4. Stories are contagious– When’s the last time you heard someone say, “Wow! You’ll never believe the PowerPoint presentation I just saw!” Never. But they do say that about a great story.
  5. Storytelling gives you a chance to be original– Most buyers have seen every pitch, tactic, and closing line in the book. They’ve heard them from you, your competitors, and the last three people who had your job. Storytelling gives you a chance to go “off script” and say something they won’t hear from anyone else.

 

Many people may think, “Oh sure, a sales person should be a good story teller.” But you turn that around and say it’s more important to have a buyer tell their story. I love that. Tell us more about that.

I figure if you don’t hear their stories first, how will you know which of your stories to tell?

A colleague of ours, Mike Weinberg, says it this way: “You wouldn’t trust a physician who walked into the examining room, spent an hour telling you how great he was, and then wrote a prescription, would you?” Of course not. Then why would a buyer accept the recommendation of a salesperson who did the same thing?

 

How to Get Others to Tell Their Stories

Why Leaders Must Deliver on Promises

Promise

Setting Expectations

Recently, I purchased a gift basket for an employee who goes above and beyond, day after day. She never seeks praise, but quietly serves others in a way that is admirable. She consistently demonstrates the 9 Qualities of A Servant Leader. The basket we picked was pictured on the website and looked like this:

basket2

 

Yum, right? Full of fresh fruit and other goodies, we thought it would demonstrate some small measure of gratitude for all she has done for others. That picture set our expectations and it seemed a fitting thank you.

 

“Be so good they can’t ignore you.” –Steve Martin

 

Unexpected Disappointments

When she received it, she was grateful. That’s who she is, part of what makes her successful. But then she took a picture of the basket, and I did a double-take. Because here is what it looked like:

basket1

Not exactly as advertised, huh?

We were shocked.

A brand isn’t a logo. A brand is a promise. It’s an experience.

 

“Building a brand is about a thousand little new touches.” -Eric Ryan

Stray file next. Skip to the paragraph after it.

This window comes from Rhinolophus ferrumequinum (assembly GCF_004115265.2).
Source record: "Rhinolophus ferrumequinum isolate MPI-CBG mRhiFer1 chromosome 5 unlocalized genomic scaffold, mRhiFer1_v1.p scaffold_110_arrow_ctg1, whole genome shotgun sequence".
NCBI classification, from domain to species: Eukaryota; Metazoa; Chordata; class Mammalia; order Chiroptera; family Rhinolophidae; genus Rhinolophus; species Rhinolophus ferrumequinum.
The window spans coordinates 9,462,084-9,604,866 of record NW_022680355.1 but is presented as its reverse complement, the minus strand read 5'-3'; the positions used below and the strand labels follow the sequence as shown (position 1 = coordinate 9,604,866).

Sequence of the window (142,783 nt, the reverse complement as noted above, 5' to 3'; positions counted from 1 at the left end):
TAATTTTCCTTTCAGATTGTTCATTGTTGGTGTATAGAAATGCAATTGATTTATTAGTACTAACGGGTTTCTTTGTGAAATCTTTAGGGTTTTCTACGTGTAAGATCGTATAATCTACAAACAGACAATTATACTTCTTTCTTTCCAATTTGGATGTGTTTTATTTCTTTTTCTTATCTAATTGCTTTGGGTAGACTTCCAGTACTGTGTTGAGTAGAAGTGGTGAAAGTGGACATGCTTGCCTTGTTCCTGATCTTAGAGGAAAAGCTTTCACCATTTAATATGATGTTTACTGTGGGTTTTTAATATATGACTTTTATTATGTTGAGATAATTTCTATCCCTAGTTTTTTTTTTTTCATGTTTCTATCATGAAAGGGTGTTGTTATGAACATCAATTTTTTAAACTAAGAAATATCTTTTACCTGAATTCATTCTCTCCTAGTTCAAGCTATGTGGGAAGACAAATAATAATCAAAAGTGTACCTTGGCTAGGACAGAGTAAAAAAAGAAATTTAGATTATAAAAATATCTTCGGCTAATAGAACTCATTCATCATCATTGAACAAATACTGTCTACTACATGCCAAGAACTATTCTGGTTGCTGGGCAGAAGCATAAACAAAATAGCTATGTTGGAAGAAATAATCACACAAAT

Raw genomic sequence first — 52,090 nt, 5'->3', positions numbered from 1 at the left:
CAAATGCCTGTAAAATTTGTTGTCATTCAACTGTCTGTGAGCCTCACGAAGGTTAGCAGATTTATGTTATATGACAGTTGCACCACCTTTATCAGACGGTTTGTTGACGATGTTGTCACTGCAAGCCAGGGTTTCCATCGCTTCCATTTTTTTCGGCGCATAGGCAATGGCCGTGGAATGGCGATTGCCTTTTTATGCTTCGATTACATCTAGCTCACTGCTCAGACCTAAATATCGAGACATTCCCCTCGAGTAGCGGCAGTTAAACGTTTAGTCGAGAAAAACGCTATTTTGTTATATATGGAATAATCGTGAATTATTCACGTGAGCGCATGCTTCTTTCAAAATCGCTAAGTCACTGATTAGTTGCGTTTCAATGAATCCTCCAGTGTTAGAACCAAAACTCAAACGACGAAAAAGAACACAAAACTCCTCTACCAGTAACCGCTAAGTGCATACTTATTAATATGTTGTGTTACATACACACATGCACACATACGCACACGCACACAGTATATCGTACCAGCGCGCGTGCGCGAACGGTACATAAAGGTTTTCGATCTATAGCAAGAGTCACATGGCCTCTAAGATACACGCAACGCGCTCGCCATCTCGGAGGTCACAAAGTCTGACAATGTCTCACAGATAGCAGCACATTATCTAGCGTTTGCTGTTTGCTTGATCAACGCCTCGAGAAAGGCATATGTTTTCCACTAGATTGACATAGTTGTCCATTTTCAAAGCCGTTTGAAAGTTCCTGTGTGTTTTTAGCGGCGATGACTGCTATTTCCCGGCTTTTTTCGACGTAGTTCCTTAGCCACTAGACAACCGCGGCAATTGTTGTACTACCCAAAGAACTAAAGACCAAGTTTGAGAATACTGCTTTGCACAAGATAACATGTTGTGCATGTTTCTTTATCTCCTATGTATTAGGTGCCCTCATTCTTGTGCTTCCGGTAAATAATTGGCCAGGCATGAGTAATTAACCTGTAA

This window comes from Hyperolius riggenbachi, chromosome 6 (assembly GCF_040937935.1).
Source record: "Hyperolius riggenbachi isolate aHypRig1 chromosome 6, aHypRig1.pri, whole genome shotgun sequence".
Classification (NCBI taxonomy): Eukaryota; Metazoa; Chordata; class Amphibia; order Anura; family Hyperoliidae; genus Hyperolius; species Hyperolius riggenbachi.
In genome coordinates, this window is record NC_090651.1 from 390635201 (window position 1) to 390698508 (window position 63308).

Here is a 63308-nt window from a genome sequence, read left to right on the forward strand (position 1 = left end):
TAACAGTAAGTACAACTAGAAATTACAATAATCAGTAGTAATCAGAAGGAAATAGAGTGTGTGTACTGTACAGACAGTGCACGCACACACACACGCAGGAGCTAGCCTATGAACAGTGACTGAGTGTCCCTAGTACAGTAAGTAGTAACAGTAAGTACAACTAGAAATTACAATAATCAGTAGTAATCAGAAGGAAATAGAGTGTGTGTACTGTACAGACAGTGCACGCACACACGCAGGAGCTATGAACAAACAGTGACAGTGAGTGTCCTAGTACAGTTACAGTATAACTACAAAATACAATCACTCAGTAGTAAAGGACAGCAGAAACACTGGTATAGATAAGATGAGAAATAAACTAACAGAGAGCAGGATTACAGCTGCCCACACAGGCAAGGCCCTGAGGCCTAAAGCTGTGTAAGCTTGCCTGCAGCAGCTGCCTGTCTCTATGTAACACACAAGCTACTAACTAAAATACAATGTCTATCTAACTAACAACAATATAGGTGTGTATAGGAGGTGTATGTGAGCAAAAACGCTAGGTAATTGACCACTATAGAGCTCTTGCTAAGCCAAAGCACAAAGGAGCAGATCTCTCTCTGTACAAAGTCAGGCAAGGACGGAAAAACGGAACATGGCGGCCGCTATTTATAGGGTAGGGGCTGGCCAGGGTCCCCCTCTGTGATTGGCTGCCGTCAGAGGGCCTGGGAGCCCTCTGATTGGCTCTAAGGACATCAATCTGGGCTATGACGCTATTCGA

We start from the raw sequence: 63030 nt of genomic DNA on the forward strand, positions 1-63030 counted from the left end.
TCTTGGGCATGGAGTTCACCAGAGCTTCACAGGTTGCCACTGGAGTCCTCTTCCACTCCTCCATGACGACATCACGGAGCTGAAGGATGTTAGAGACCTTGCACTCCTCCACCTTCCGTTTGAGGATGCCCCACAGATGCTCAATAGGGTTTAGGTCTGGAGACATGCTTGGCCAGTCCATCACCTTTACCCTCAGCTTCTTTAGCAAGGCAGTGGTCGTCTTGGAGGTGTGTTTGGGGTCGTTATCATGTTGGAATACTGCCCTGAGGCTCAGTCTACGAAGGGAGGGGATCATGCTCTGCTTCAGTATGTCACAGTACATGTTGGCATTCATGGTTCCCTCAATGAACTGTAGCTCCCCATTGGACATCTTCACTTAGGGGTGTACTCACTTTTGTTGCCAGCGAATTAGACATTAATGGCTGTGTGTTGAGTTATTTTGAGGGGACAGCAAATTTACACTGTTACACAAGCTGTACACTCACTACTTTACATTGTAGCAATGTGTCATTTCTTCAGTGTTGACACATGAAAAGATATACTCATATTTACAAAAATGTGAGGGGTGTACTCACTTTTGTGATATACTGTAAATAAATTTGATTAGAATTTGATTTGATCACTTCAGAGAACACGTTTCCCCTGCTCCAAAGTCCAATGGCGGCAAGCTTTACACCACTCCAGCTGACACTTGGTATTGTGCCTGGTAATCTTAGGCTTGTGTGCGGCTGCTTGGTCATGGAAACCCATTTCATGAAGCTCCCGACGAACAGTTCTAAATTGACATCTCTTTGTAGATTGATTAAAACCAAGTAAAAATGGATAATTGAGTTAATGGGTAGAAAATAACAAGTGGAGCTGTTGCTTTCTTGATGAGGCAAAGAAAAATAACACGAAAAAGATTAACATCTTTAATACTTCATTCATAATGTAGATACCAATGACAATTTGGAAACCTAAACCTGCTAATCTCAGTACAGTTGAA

This particular business has destroyed its reputation with the experience.

We all know that this destruction can happen with corporate brands. It can also happen with personal brands:

12 Intentional Behaviors That Lead to Big Impact

Small acts of leadership

 

What’s different about the most remarkable leaders?

How can I have a bigger impact?

 

How Small Acts Can Equal Big Impact

Author and serial entrepreneur G. Shawn Hunter is the founder of Mindscaling. His latest book, Small Acts of Leadership: 12 Intentional Behaviors That Lead to Big Impact, argues that it’s the simple things, when done extraordinarily well, that make a great leader.

Shawn and I talked about his book and how it’s not always the most extraordinary, sweeping actions that make the biggest impact.

 


“The greatest leaders cheer us on when we try something new.” -Shawn Hunter

 

I love this philosophy because all of us can make just a few adjustments and improve our leadership today.

 

Do One Thing At A Time

G. Shawn HunterYou advocate that small, incremental choices can lead to a big impact. In your research for this book, what one small choice have you noticed in the most successful leaders?

I would say the one thing that successful people do is that they do one thing at a time. That might sound small and trifling, but, honestly, the way successful people get things done, or have meaningful conversations, is to do only that one thing. They turn off their phone when talking to people. They turn off email. They schedule time for writing and reading. They block off time for exercise and reflection. It sounds small, but it adds up.